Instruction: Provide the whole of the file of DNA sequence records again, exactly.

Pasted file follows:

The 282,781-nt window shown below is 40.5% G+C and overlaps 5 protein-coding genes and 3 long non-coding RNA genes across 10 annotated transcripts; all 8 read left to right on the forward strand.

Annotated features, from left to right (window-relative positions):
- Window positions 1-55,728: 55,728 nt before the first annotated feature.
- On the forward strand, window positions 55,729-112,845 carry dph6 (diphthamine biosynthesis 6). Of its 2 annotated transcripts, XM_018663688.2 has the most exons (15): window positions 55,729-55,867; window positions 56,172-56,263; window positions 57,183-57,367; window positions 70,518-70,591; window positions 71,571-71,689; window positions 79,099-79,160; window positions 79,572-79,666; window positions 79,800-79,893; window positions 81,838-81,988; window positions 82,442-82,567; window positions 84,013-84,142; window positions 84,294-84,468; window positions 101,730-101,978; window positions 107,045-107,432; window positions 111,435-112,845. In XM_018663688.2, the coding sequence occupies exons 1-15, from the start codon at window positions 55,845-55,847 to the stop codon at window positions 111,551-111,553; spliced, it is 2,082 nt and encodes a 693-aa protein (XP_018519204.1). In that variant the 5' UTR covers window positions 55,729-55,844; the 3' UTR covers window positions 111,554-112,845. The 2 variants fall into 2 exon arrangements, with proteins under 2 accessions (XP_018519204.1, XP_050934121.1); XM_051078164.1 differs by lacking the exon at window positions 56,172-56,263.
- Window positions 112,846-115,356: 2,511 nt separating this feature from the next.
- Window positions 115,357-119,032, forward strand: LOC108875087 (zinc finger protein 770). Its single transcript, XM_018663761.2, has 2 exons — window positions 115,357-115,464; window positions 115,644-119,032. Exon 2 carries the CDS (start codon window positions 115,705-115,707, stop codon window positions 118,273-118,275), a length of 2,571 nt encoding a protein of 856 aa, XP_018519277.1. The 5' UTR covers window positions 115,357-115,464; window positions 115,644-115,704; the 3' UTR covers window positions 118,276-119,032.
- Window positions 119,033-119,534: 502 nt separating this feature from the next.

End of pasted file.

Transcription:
The 282,781-nt window shown below is 40.5% G+C and overlaps 5 protein-coding genes and 3 long non-coding RNA genes across 10 annotated transcripts; all 8 read left to right on the forward strand.

Annotated features, from left to right (window-relative positions):
- Window positions 1-55,728: 55,728 nt before the first annotated feature.
- On the forward strand, window positions 55,729-112,845 carry dph6 (diphthamine biosynthesis 6). Of its 2 annotated transcripts, XM_018663688.2 has the most exons (15): window positions 55,729-55,867; window positions 56,172-56,263; window positions 57,183-57,367; window positions 70,518-70,591; window positions 71,571-71,689; window positions 79,099-79,160; window positions 79,572-79,666; window positions 79,800-79,893; window positions 81,838-81,988; window positions 82,442-82,567; window positions 84,013-84,142; window positions 84,294-84,468; window positions 101,730-101,978; window positions 107,045-107,432; window positions 111,435-112,845. In XM_018663688.2, the coding sequence occupies exons 1-15, from the start codon at window positions 55,845-55,847 to the stop codon at window positions 111,551-111,553; spliced, it is 2,082 nt and encodes a 693-aa protein (XP_018519204.1). In that variant the 5' UTR covers window positions 55,729-55,844; the 3' UTR covers window positions 111,554-112,845. The 2 variants fall into 2 exon arrangements, with proteins under 2 accessions (XP_018519204.1, XP_050934121.1); XM_051078164.1 differs by lacking the exon at window positions 56,172-56,263.
- Window positions 112,846-115,356: 2,511 nt separating this feature from the next.
- Window positions 115,357-119,032, forward strand: LOC108875087 (zinc finger protein 770). Its single transcript, XM_018663761.2, has 2 exons — window positions 115,357-115,464; window positions 115,644-119,032. Exon 2 carries the CDS (start codon window positions 115,705-115,707, stop codon window positions 118,273-118,275), a length of 2,571 nt encoding a protein of 856 aa, XP_018519277.1. The 5' UTR covers window positions 115,357-115,464; window positions 115,644-115,704; the 3' UTR covers window positions 118,276-119,032.
- Window positions 119,033-119,534: 502 nt separating this feature from the next.